22 Sep Leslie Marshall: Yes, Biden is prone to gaffes – Here’s what they really mean
Former Vice President Joe Biden’s many gaffes don’t mean he’s mentally unfit to be president, but if they raise enough questions with voters they might prevent him from getting the Democratic presidential nomination, or from getting elected if he becomes the nominee.
Biden, his two leading competitors in the Democratic presidential primaries and President Trump are all in their 70s. The oldest is Sen. Bernie Sanders of Vermont at 78, followed by Biden at 76, Trump at 73, and Sen. Elizabeth of Warren of Massachusetts at 70.
Are all four too old for what is probably one of the most intellectually challenging jobs in the world, with enormous power over our lives and the future of the planet?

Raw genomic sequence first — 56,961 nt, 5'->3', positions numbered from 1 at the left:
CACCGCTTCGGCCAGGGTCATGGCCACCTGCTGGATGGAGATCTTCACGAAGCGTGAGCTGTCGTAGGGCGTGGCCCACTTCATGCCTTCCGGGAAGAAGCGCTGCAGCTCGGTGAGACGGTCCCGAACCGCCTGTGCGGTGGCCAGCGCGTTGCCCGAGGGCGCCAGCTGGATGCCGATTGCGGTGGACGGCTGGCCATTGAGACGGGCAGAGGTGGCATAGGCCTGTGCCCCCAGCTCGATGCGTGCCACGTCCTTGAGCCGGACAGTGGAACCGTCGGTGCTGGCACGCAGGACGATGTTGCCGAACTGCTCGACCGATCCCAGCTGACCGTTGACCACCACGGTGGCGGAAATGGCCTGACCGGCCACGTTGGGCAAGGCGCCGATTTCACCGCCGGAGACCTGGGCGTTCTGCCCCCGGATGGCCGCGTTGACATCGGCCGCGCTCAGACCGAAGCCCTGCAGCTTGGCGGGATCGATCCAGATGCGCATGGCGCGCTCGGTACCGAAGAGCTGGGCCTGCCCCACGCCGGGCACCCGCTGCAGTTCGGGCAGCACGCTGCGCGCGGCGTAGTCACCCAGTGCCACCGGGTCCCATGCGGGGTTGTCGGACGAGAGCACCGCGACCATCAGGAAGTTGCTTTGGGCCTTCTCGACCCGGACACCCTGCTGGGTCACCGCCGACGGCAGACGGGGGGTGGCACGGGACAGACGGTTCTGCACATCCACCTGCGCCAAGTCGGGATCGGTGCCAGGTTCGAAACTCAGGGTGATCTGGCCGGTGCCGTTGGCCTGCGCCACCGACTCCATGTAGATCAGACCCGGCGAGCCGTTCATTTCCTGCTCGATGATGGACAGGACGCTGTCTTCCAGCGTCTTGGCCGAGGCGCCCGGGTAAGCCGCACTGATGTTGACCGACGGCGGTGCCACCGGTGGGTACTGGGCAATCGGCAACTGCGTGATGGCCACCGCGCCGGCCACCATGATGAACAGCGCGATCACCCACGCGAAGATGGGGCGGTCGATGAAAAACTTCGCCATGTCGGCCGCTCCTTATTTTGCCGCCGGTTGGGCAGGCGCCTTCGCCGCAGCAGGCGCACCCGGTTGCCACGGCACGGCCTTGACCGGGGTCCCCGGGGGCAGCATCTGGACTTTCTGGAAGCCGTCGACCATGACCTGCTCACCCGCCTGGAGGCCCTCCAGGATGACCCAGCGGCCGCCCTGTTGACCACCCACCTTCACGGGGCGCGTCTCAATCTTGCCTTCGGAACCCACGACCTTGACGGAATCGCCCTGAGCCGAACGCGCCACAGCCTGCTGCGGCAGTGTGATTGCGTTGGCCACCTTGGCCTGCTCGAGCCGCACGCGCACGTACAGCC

Biden, Sanders, Warren and Trump all keep demanding and high-pressure schedules, traveling frequently, often getting little sleep, and speaking on an almost daily basis in front of TV cameras to answer questions from reporters and to address audiences large and small. That takes stamina and a quick mind.
But because they speak in public so often and most of what they say is recorded, each of them sometimes generates news stories when saying the wrong thing at the wrong time.
Biden, however, seems to exceed the average for the number of these gaffes. And because the former vice president’s frequent gaffes have now become an issue raising questions about his fitness to serve as president, they are getting outsized attention in the media and from his opponents.
Still, at this early stage in the 2020 presidential race Biden remains the front-runner for the Democratic nomination. A Fox News poll that came out this week shows Biden has the support of 29 percent of likely Democratic primary voters, compared with 18 percent for Sanders and 16 percent for Warren. However, Biden’s solid lead was down by two points since August and six points since May.